Thursday, February 26, 2009

We're from the government, and we're here to help

First off, I wasn't an Obama supporter.  In fact, I don't think that I've voted for a democratic presidential candidate since George McGovern.  But he's got a tough job, and I don't know anyone who doesn't hope that he's very successful.  We certainly need effective leadership from Washington.

I don't understand why the stock market has performed so badly.   Down about 25% since the election, and down about 12% since the day before he took office.  Sure, there are plenty of other factors driving the market.  But he gets high marks from the American people.  The NYT noted on Monday that "President Obama is benefiting from remarkably high levels of optimism and confidence among Americans about his leadership, providing him with substantial political clout as he confronts the nation’s economic challenges..."

I watched his address to Congress (really to the nation) on Tuesday and I was impressed.  He didn't pull any punches in his sobering assessment of the current state of affairs, yet he offered an optimistic view of the future.  Troubles?  Sure.  But we'll get through them.  We're Americans-- this is what we do and have always done.  

It's hard for me to believe that the stock market hasn't registered the slightest bit of optimism over the stimulus package.  Is it perfect? Certainly not.  But, as the Obama administration likes to say in paraphrase of Voltaire, let's not let perfect be the enemy of good.  They're pouring lots of money into the economy.  Some of it will wind up (indirectly) in the stock market.  Someday soon, the market will rally, and your favorite TV market expert will explain that the rally has been caused by favorable effect of the stimulus package.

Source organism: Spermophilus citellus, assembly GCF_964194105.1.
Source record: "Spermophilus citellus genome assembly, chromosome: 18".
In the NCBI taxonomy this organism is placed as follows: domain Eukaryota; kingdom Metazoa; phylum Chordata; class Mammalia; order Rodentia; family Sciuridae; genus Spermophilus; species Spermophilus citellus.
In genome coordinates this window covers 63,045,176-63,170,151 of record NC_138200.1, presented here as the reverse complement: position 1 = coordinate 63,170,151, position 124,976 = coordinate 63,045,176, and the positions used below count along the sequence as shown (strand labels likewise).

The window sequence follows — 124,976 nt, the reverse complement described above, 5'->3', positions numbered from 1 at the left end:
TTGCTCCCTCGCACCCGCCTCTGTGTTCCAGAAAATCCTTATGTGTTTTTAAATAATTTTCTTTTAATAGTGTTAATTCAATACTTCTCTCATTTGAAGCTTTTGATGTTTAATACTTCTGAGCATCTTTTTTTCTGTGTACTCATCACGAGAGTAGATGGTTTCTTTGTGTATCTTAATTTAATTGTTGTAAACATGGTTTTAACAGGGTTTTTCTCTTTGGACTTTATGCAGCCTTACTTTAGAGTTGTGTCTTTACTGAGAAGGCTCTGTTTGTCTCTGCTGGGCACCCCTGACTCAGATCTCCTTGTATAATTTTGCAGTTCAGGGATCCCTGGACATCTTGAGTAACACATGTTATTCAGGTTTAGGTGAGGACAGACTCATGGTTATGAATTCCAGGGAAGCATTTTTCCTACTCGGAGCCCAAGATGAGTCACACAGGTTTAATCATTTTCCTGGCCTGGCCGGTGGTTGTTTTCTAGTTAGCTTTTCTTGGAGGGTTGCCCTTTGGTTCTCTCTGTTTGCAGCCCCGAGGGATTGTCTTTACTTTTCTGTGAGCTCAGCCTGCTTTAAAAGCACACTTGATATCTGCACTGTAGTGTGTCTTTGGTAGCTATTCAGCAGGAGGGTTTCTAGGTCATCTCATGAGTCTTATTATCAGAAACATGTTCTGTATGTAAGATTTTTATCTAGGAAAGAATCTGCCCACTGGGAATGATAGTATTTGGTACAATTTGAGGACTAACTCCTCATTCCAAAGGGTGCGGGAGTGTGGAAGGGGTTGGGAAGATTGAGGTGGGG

I was amused by the commentary about Sec. Geithner's plan to address the financial crisis.  "No details!" "A plan to have a plan".  A market pundit explained today that the markets need transparency regarding the government's plans, and those plans are currently quite vague.  But it's just not possible to set a detailed plan to cope with a crisis that's continually changing.  And if Geithner had offered a detailed plan, that plan would have undoubtedly been picked apart by critics and frontrun by traders.  If I were the Treasury Secretary and I did develop a good plan to attack the crisis, the last thing that I'd do would be to show all of my cards.  The US government can be very powerful.  Who knows whether their plans will ultimately succeed, but I'll bet that they can have a significant positive influence on the markets and the economy at least for some period of time.  And Obama's strong popular support will help to propel that influence.  I'm not saying that they've found the solution.  However, up to this point they haven't received any credit from the market, and they deserve and will get at least some.

Feel free to comment on my liberal bias or complete misunderstanding of basic principles of economics.

Portfolio Update

It takes courage to be a good investor.  The easiest time to buy stocks is when they're going up, and the higher they go, the easier it is to buy.  We all tell ourselves that we want to be contrarians, to buy the dips.  But bottoms are made when even the bulls are filled with self-doubt.  Could I just be plain wrong?  Maybe, but I'm hanging in there.


  1. Wow...John Lisy admitting a "liberal bias". Has the sky fallen down? Has hell frozen over? To what do you attribute your side-switching??

  2. Perhaps apropos:

    "What’s a Liberal?
    A Conservative Mugged by Wall Street."

  3. George McGovern? You were 17...